Lola’s Story:

Investing in Myself at Penn GSE

Paola "Lola" Esmieu

Getting a masters degree at the Graduate School of Education was a monumental decision for me. I am a first generation, low-income student of color who comes from a small and humble Guatemalan family. I saw Penn GSE as the best environment for my academic growth and personal development, but after I was accepted, I had to answer big questions. How was I going to afford the tuition and related fees, moving from Los Angeles to Philadelphia, and an apartment? After receiving my aid package, I realized that the only way I could attend Penn GSE would be to incur substantial student loan debt. It was daunting and stressful. I almost decided not to go to graduate school at all.

Thankfully, I researched how I could manage my student loan debt after graduation, and discovered programs that gave me payment flexibility and will even forgive a significant portion of my debt. If you are serious about pursuing a career in education or an education-related area, then you should know that you have options much like I did. Hopefully my story can kick-start your research.

If you plan to work in education, which includes higher education and other forms of public service, there is a good chance you will qualify to have some of your student loans forgiven.

Understanding these programs is important because it will inform your decision to accept the student loans being offered to you, your graduate student experience, and even whether you choose to pursue certain employment opportunities.

Income-Driven Repayment Programs

Direct Loan Program repayment plans and the Public Service Loan Forgiveness program are available for all federal loans that fall under these categories:

  • Revised Pay As You Earn Repayment Plan (REPAYE Plan)
  • Pay As You Earn Repayment Plan (PAYE Plan)
  • Income-Based Repayment Plan (IBR Plan)
  • Income-Contingent Repayment Plan (ICR Plan) 
  • 10-year Standard Repayment Plan

After graduation you will receive documentation from Direct Loans that discusses your total amount of loan debt and what your estimated monthly payment. If you are like me, then this initial number will probably give you serious heart palpitations. When you receive this, take a step away and realize that this is the monthly payment under the 10-year Standard Repayment Plan. Initially, all loans are automatically placed on the 10-year Standard Repayment Plan. Under this plan, you have 10 years of continuous payments at a fixed amount that will allow you to pay off your principal and interest within that time. For many of us going into education, this is not a realistic payment. For this reason, the federal government has created other income-driven repayment plans.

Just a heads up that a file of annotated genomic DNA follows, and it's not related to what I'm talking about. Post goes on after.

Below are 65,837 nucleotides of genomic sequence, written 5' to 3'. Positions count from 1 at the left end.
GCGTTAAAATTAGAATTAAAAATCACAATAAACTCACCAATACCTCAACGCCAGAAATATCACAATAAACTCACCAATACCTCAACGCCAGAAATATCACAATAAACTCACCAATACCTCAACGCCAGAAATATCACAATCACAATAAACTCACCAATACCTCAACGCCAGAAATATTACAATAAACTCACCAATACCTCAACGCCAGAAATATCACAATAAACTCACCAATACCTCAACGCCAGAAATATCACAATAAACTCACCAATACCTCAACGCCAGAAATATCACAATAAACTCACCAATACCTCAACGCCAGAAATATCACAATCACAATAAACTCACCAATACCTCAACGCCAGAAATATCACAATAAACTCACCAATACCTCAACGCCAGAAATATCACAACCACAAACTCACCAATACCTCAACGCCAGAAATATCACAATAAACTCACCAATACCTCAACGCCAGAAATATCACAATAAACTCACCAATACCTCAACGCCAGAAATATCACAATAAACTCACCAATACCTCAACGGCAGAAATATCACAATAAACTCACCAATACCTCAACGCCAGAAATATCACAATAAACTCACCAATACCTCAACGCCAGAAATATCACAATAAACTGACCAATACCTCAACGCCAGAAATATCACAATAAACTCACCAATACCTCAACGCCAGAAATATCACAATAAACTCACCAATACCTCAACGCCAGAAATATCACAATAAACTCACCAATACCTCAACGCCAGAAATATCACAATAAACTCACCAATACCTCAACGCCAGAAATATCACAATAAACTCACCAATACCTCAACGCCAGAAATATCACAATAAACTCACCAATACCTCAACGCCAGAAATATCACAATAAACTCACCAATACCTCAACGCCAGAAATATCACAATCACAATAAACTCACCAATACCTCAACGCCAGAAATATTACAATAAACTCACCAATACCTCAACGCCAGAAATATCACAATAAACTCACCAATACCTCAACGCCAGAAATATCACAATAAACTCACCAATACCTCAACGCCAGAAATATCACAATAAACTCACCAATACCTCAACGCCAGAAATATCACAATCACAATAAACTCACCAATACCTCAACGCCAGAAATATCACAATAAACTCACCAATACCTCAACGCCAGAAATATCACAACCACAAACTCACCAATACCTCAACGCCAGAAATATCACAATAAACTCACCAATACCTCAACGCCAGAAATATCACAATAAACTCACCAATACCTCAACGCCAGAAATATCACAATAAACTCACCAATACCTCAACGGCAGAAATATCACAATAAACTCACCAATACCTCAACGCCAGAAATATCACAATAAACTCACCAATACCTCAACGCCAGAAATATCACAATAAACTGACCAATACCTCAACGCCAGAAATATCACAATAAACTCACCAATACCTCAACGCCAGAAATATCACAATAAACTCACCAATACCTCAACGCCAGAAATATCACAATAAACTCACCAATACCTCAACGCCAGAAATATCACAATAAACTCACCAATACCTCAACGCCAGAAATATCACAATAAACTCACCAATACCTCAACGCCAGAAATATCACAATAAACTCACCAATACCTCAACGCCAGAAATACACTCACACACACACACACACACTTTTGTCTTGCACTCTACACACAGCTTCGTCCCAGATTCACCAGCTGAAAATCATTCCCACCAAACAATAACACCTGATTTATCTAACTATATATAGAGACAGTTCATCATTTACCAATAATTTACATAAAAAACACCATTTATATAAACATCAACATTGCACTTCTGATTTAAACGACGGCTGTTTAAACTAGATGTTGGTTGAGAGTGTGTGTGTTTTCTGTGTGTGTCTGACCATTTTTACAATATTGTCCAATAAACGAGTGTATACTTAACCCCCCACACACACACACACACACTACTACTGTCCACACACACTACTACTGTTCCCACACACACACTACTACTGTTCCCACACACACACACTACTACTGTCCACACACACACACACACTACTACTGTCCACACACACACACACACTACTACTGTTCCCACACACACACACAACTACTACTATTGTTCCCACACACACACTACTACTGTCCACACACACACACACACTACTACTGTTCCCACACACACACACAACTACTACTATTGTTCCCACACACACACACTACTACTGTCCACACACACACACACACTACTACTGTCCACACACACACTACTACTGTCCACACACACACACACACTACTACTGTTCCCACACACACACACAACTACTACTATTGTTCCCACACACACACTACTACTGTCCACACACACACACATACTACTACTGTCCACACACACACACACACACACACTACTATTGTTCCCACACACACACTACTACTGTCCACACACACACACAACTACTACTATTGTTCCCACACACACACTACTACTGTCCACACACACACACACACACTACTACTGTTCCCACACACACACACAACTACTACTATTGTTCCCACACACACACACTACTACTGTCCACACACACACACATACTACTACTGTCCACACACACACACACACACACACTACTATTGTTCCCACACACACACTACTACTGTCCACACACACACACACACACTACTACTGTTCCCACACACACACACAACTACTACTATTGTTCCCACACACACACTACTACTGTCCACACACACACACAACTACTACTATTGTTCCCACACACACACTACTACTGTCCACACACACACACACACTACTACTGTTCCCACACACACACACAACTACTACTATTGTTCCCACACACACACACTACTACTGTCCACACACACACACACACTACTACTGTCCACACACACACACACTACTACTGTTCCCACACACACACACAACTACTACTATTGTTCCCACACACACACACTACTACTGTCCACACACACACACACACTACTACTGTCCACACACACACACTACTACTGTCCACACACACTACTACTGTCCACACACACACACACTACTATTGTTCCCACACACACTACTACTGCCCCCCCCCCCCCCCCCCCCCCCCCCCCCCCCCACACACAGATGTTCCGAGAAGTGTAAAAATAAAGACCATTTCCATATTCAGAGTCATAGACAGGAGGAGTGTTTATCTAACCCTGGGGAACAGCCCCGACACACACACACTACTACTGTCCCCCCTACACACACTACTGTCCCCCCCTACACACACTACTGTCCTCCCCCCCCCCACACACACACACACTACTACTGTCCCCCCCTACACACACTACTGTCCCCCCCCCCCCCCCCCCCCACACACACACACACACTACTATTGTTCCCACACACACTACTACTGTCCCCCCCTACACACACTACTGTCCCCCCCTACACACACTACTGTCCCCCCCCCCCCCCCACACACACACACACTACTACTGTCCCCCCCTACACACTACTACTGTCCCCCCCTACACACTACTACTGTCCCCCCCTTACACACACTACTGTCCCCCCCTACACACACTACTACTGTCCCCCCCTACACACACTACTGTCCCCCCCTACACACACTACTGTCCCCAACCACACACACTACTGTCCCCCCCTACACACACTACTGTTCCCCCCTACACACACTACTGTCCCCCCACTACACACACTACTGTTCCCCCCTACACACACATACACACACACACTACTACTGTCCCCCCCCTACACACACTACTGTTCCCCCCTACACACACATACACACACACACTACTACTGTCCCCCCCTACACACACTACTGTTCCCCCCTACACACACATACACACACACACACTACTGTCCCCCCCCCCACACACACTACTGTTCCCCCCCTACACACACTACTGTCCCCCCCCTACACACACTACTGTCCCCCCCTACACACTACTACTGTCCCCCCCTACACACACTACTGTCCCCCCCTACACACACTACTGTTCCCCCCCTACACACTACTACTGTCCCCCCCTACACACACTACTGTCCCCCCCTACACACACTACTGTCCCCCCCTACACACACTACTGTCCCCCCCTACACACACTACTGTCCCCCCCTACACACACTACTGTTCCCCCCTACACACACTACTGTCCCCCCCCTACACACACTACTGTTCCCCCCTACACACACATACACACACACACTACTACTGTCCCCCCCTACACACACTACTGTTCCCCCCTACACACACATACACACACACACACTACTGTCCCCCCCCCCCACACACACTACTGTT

The REPAYE, PAYE, IBR, and ICR plans are all income-driven and will provide you with a much more affordable monthly payment that takes your actual income into consideration. Placement in these repayment plans is not automatic and they each require a separate application. Depending on which plan you choose, it is likely, your monthly payment will be either about or no more than 10% of your discretionary income. 

When reading the website to review your repayment options, deciding to go on a repayment plan can be scary because the website says that under these repayment plan options “you’ll pay more over time than under the 10-year Standard Repayment Plan amount”. The reason for this is because your loan repayment gets stretched from 10 years to 20/25 years. Thus, the interest builds up for a much longer time creating more debt. But for many people working in education, changing your repayment plan is a first step until they become eligible for loan forgiveness.

Loan Forgiveness